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She was bitter, angry, often frustrated, unforgiving, and always right—a deadly collection of issues. As long as I did not press her in any meaningful way that remotely suggested something wrong with her, we were okay. During one of our more crucial relational moments, I had the opportunity to ask her one of my “out of the blue” questions. I wondered if she ever drove home in quietness. She quickly and adamantly said that she could never do that. She said the silence was unbearable. From her perspective, the quiet of the car ride home would be a painful experience.
She lived with a lot of guilt, shame, fear, and regret. Her method for overcoming these things was to replace the unquenchable noise in her soul with distractions from her world. I have often thought of her during times of turbulence in my life. Her problem was not foreign to me, which raises a legitimate question for me and you.
I think Chuck Swindoll said we need to create a parenthesis of quietness in our lives. We need a place where we can get away from the noise and settle into short seasons of silence, even if it is only five minutes in a parking lot, before entering your most-oft-frequented store. You will find another excellent solution for noise reduction in the context of a community of like-minded, caring friends.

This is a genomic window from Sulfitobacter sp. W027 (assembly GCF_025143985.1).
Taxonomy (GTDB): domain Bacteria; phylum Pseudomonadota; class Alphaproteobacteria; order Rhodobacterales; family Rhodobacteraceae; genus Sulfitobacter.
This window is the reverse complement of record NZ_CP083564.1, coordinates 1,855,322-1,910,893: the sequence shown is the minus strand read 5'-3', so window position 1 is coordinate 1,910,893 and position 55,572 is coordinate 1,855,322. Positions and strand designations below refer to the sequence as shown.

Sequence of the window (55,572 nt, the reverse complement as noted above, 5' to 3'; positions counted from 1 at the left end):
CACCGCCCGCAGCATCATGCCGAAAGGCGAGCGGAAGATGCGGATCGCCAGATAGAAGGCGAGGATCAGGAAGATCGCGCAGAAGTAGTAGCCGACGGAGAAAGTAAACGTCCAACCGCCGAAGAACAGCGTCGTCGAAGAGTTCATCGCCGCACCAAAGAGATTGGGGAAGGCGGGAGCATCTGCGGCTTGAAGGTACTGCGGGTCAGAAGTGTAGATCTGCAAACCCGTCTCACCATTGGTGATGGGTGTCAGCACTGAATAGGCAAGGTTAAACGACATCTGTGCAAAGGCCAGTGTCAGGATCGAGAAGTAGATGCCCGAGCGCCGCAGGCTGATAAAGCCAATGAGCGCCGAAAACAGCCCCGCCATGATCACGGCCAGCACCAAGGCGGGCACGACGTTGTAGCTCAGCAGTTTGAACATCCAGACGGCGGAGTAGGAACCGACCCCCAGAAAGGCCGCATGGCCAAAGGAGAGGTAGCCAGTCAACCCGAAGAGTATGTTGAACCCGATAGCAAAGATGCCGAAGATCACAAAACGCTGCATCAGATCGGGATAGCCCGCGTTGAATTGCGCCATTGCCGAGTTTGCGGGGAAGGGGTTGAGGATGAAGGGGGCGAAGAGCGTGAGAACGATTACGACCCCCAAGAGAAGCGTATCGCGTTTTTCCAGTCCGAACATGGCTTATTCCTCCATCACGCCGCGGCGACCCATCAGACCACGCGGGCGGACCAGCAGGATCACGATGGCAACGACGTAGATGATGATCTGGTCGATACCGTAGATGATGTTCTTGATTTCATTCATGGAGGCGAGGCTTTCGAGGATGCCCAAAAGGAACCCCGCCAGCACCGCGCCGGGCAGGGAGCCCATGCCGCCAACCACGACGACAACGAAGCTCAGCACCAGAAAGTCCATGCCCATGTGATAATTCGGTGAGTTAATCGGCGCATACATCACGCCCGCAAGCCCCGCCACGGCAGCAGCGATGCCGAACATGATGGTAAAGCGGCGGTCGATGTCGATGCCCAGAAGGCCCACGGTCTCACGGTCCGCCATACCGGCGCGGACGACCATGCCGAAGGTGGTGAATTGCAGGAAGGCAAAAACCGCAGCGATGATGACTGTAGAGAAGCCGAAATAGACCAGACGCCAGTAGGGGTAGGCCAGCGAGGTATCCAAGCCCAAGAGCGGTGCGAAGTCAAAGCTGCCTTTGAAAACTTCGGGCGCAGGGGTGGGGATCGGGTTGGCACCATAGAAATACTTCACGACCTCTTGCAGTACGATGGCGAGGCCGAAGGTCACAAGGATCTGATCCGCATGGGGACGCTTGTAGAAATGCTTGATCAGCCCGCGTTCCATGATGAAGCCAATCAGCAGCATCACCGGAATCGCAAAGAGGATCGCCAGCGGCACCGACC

One of the reasons I enjoy small group life with a group of intentional Christlike disciple-makers is that it provides a “parenthesis of quietness.” Our family loves these “parenthetical meetings” as we gather at different times during our week for loud laughing and intrusive conversations that combat life’s disruptions.
A caring community of disciple-makers is an excellent way of finding rest while living in a disruptive world. An intentional and purposeful community can draw out the noise in your soul while replacing it with compassionate and competent care. If you are part of a small group, especially your family, I urge you to make this a conversation topic soon. Challenge your friends to come alongside you to pursue you for the glory of God.
Rick launched the Life Over Coffee global training network in 2008 to bring hope and help for you and others by creating resources that spark conversations for transformation. His primary responsibilities are resource creation and leadership development, which he does through speaking, writing, podcasting, and educating.
In 1990 he earned a BA in Theology and, in 1991, a BS in Education. In 1993, he received his ordination into Christian ministry, and in 2000 he graduated with an MA in Counseling from The Master’s University. In 2006 he was recognized as a Fellow of the Association of Certified Biblical Counselors (ACBC).